while (one > op)
    {
        one >>= 2;
    }

    while (one != 0)
    {
        if (op >= res + one)
        {
            op = op - (res + one);
            res = res +  2 * one;
        }
        res >>= 1;
        one >>= 2;
    }
    return res;
}

The nice thing, I discovered, is that a fairly simple modification can return the "rounded" answer. I found this useful in a certain application for greater accuracy. Note that in this case, the return type must be uint32_t because the rounded square root of 232 - 1 is 216.

/**
 * \brief    Fast Square root algorithm, with rounding
 *
 * This does arithmetic rounding of the result. That is, if the real answer
 * would have a fractional part of 0.5 or greater, the result is rounded up to
 * the next integer.
 *      - SquareRootRounded(2) --> 1
 *      - SquareRootRounded(3) --> 2
 *      - SquareRootRounded(4) --> 2
 *      - SquareRootRounded(6) --> 2
 *      - SquareRootRounded(7) --> 3
 *      - SquareRootRounded(8) --> 3
 *      - SquareRootRounded(9) --> 3
 *
 * \param[in] a_nInput - unsigned integer for which to find the square root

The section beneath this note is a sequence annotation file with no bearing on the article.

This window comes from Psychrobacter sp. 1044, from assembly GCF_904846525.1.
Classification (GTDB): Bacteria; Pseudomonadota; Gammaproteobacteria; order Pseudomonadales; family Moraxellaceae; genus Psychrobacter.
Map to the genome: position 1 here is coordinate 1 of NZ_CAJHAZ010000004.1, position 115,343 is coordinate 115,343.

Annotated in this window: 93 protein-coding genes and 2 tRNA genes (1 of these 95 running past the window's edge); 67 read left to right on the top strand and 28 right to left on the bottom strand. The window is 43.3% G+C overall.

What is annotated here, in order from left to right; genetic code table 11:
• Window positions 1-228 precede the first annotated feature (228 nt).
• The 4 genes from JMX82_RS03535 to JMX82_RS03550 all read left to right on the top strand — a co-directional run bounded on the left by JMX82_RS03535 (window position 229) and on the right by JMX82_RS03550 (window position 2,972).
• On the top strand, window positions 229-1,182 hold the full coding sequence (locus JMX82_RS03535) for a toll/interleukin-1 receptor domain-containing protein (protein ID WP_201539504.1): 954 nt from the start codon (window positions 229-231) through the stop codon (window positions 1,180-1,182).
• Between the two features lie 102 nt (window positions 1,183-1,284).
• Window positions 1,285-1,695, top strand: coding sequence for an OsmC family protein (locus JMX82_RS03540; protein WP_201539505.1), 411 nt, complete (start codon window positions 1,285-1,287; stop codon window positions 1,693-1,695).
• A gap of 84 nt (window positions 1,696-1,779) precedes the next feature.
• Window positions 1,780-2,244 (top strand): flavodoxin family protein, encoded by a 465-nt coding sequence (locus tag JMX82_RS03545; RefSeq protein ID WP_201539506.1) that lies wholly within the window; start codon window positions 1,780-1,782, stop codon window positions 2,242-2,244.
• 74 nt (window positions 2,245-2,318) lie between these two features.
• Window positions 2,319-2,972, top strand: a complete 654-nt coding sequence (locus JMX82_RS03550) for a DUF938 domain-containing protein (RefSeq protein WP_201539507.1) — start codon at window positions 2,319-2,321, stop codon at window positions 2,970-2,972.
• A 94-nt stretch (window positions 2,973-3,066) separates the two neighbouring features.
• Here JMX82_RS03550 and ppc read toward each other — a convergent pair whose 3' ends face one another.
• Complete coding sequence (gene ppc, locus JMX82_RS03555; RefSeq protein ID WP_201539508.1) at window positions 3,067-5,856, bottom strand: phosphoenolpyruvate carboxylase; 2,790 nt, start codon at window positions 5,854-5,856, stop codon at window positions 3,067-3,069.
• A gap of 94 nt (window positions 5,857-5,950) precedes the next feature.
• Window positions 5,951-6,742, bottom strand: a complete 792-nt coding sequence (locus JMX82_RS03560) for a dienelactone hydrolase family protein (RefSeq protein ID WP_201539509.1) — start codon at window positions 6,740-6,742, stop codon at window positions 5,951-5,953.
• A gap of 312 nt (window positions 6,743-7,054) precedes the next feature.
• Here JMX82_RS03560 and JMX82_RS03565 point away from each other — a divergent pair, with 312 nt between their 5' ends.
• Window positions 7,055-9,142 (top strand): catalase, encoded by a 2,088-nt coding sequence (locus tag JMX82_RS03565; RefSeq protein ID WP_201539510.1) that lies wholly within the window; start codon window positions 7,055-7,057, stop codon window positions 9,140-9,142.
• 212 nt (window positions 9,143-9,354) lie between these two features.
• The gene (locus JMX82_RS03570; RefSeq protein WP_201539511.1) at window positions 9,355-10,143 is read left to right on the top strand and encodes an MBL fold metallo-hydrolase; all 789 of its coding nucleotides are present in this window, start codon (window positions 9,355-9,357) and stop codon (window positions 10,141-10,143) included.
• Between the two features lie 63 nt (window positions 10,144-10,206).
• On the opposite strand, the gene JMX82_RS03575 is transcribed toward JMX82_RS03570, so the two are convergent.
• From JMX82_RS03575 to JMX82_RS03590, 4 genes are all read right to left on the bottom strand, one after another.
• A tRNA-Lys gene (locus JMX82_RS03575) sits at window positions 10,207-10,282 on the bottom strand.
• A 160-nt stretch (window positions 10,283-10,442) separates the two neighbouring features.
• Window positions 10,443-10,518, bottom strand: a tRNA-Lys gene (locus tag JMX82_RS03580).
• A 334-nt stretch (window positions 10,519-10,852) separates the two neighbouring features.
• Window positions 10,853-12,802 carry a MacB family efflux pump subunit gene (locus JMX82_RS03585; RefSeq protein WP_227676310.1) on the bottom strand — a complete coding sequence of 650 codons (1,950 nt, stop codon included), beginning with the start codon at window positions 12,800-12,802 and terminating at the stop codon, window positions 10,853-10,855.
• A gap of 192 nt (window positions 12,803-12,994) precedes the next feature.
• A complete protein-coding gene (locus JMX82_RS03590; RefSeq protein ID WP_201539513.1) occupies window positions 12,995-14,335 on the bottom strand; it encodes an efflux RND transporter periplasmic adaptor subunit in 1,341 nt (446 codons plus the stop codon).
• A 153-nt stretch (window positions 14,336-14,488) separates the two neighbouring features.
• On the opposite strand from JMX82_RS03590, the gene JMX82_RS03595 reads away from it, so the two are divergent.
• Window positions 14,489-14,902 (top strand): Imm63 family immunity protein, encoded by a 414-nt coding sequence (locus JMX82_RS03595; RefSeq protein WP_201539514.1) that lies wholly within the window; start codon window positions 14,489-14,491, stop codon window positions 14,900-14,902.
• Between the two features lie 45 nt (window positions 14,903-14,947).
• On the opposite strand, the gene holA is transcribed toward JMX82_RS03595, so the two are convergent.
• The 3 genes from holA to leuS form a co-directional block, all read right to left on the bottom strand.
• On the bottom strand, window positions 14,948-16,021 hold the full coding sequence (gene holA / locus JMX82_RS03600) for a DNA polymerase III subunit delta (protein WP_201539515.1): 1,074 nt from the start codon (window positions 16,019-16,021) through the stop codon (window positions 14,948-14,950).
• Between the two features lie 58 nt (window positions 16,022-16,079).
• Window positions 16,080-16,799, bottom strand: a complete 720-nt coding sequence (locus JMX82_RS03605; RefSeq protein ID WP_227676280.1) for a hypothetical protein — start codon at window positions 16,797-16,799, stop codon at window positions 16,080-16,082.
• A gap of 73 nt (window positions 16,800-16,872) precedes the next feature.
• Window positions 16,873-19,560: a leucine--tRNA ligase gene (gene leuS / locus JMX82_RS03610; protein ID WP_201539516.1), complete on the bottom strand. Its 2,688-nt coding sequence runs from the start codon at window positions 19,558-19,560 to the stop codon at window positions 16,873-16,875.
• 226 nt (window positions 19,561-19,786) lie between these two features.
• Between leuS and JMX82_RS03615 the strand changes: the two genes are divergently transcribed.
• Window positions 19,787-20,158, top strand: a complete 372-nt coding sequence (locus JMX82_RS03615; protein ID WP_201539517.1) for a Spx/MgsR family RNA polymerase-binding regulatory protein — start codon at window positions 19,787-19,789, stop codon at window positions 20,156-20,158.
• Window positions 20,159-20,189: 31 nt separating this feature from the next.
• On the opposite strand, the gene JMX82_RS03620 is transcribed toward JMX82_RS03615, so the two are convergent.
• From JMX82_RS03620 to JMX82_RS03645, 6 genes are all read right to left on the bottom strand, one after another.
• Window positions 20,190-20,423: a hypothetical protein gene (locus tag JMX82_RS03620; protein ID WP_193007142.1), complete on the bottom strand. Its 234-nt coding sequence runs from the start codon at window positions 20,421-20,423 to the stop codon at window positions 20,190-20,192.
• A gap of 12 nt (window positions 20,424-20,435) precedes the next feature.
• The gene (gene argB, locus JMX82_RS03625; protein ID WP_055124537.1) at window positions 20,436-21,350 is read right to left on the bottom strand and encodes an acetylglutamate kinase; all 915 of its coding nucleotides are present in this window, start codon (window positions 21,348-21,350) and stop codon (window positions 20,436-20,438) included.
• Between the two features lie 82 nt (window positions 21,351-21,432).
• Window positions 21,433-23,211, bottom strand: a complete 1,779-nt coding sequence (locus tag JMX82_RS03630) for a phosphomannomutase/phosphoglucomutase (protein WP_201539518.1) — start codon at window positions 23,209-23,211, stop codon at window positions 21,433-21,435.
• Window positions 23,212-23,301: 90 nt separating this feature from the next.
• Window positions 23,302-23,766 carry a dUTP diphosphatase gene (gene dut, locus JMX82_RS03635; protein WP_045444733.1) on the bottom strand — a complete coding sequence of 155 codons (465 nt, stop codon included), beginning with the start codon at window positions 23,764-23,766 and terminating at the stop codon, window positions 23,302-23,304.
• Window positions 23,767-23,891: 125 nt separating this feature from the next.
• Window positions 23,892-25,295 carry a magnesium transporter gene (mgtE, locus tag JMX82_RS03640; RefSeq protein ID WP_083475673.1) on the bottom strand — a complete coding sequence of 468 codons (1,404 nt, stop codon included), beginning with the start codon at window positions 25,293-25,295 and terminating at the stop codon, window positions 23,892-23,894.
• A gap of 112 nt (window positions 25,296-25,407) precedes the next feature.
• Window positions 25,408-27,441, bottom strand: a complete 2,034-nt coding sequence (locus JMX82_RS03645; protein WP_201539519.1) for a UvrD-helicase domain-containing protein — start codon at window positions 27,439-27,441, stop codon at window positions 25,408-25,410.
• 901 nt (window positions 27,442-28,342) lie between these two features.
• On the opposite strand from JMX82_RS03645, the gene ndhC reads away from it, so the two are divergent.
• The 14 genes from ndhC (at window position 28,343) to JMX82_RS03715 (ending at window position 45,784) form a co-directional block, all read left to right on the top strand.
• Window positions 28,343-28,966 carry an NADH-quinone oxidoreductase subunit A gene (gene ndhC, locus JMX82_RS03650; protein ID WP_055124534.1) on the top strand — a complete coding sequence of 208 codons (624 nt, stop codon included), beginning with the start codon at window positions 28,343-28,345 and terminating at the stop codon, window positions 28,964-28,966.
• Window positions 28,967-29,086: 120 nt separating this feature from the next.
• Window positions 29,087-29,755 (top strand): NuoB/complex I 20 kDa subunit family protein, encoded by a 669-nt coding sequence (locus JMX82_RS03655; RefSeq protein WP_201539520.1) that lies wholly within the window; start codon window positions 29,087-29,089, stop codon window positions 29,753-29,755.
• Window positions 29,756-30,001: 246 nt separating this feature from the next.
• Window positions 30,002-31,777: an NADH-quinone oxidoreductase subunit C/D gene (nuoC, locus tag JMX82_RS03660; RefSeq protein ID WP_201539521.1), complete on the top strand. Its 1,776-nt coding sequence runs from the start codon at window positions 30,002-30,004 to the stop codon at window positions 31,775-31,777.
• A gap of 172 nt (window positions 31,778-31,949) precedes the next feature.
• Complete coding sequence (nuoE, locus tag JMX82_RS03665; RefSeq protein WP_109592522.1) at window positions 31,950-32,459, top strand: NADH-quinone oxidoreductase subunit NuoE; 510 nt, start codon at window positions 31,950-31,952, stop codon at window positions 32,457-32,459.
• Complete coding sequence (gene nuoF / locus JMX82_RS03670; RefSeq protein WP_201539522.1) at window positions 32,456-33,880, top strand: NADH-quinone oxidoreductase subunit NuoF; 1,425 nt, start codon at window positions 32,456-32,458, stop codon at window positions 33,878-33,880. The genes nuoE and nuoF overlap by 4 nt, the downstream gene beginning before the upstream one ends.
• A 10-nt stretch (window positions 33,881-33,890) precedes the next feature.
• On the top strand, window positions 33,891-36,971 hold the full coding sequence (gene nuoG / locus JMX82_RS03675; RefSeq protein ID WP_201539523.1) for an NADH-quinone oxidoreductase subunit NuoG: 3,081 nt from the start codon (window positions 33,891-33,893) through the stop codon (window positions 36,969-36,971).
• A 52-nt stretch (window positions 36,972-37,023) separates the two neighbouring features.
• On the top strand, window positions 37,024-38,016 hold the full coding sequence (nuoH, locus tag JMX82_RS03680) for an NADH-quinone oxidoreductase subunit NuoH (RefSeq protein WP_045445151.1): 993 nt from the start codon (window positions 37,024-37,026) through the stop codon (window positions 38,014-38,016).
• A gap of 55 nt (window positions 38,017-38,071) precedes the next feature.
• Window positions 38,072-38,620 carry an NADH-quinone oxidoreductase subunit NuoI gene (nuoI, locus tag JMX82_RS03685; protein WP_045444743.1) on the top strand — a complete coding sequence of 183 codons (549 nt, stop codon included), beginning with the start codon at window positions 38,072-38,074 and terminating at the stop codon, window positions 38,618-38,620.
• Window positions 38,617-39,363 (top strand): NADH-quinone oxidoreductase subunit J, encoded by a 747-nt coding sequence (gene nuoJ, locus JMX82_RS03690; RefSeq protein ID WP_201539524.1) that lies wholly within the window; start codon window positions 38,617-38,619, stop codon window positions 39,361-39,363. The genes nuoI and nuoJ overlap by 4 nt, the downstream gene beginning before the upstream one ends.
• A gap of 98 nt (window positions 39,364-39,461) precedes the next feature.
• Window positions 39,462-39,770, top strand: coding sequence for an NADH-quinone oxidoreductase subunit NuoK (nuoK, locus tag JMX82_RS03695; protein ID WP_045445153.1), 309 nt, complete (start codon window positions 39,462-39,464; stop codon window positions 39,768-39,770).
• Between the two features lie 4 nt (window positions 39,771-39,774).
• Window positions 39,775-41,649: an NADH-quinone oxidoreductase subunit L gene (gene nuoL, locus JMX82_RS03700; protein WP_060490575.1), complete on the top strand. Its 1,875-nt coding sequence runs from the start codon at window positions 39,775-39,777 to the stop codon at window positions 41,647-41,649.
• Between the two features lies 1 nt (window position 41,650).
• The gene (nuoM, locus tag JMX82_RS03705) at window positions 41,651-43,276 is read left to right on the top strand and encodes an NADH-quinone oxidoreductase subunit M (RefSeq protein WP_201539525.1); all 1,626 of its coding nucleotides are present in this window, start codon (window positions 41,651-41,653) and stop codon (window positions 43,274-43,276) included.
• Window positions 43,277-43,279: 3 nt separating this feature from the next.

*
 * \return Integer square root of the input value.
 */
uint32_t SquareRootRounded(uint32_t a_nInput)
{
    uint32_t op  = a_nInput;
    uint32_t res = 0;
    uint32_t one = 1uL << 30; // The second-to-top bit is set: use 1u << 14 for uint16_t type; use 1uL<<30 for uint32_t type


    // "one" starts at the highest power of four <= than the argument.
    while (one > op)
    {
        one >>= 2;
    }

    while (one != 0)
    {
        if (op >= res + one)
        {
            op = op - (res + one);
            res = res +  2 * one;
        }
        res >>= 1;
        one >>= 2;
    }

    /* Do arithmetic rounding to nearest integer */
    if (op > res)
    {
        res++;
    }

    return res;
}
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2  
Out of curiosity I benchmarked a 64-bit conversion of this against the static_casting the C library sqrt function to get an integer result, I found this to be 8.2x slower. YMMV. More data at onemanmmo.com/?sqrt –  Robert Basler Mar 29 '12 at 20:18